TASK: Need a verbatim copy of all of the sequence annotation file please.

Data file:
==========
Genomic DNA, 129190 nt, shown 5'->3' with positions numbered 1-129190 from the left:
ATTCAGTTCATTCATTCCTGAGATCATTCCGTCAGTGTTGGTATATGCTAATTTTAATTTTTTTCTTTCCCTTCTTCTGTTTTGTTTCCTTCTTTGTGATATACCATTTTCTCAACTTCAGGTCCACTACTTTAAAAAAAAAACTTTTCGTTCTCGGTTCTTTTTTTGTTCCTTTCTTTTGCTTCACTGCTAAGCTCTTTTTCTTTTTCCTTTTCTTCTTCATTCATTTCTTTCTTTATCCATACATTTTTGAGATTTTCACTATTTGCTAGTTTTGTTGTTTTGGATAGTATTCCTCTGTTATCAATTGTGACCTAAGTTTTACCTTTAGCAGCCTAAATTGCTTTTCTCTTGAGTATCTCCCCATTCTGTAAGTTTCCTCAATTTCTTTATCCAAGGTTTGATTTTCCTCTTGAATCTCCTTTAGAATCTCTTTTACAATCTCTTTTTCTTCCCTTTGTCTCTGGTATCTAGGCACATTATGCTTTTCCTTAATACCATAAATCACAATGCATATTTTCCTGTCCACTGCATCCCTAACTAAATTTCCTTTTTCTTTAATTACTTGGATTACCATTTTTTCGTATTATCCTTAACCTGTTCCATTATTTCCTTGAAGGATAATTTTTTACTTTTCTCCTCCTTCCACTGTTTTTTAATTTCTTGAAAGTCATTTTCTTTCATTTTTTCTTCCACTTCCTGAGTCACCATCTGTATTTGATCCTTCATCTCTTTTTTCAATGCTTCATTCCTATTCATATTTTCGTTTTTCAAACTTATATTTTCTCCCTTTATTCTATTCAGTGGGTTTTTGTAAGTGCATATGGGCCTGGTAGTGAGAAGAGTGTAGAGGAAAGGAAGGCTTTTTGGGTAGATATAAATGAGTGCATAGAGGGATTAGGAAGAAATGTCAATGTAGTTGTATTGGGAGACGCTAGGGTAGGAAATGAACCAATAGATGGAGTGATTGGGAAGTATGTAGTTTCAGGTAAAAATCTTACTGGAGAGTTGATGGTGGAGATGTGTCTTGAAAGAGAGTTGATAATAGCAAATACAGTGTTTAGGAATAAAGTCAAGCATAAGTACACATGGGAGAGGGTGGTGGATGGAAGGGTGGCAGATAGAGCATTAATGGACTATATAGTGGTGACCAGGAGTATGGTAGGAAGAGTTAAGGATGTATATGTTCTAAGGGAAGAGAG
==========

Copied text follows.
Genomic DNA, 129190 nt, shown 5'->3' with positions numbered 1-129190 from the left:
ATTCAGTTCATTCATTCCTGAGATCATTCCGTCAGTGTTGGTATATGCTAATTTTAATTTTTTTCTTTCCCTTCTTCTGTTTTGTTTCCTTCTTTGTGATATACCATTTTCTCAACTTCAGGTCCACTACTTTAAAAAAAAAACTTTTCGTTCTCGGTTCTTTTTTTGTTCCTTTCTTTTGCTTCACTGCTAAGCTCTTTTTCTTTTTCCTTTTCTTCTTCATTCATTTCTTTCTTTATCCATACATTTTTGAGATTTTCACTATTTGCTAGTTTTGTTGTTTTGGATAGTATTCCTCTGTTATCAATTGTGACCTAAGTTTTACCTTTAGCAGCCTAAATTGCTTTTCTCTTGAGTATCTCCCCATTCTGTAAGTTTCCTCAATTTCTTTATCCAAGGTTTGATTTTCCTCTTGAATCTCCTTTAGAATCTCTTTTACAATCTCTTTTTCTTCCCTTTGTCTCTGGTATCTAGGCACATTATGCTTTTCCTTAATACCATAAATCACAATGCATATTTTCCTGTCCACTGCATCCCTAACTAAATTTCCTTTTTCTTTAATTACTTGGATTACCATTTTTTCGTATTATCCTTAACCTGTTCCATTATTTCCTTGAAGGATAATTTTTTACTTTTCTCCTCCTTCCACTGTTTTTTAATTTCTTGAAAGTCATTTTCTTTCATTTTTTCTTCCACTTCCTGAGTCACCATCTGTATTTGATCCTTCATCTCTTTTTTCAATGCTTCATTCCTATTCATATTTTCGTTTTTCAAACTTATATTTTCTCCCTTTATTCTATTCAGTGGGTTTTTGTAAGTGCATATGGGCCTGGTAGTGAGAAGAGTGTAGAGGAAAGGAAGGCTTTTTGGGTAGATATAAATGAGTGCATAGAGGGATTAGGAAGAAATGTCAATGTAGTTGTATTGGGAGACGCTAGGGTAGGAAATGAACCAATAGATGGAGTGATTGGGAAGTATGTAGTTTCAGGTAAAAATCTTACTGGAGAGTTGATGGTGGAGATGTGTCTTGAAAGAGAGTTGATAATAGCAAATACAGTGTTTAGGAATAAAGTCAAGCATAAGTACACATGGGAGAGGGTGGTGGATGGAAGGGTGGCAGATAGAGCATTAATGGACTATATAGTGGTGACCAGGAGTATGGTAGGAAGAGTTAAGGATGTATATGTTCTAAGGGAAGAGAG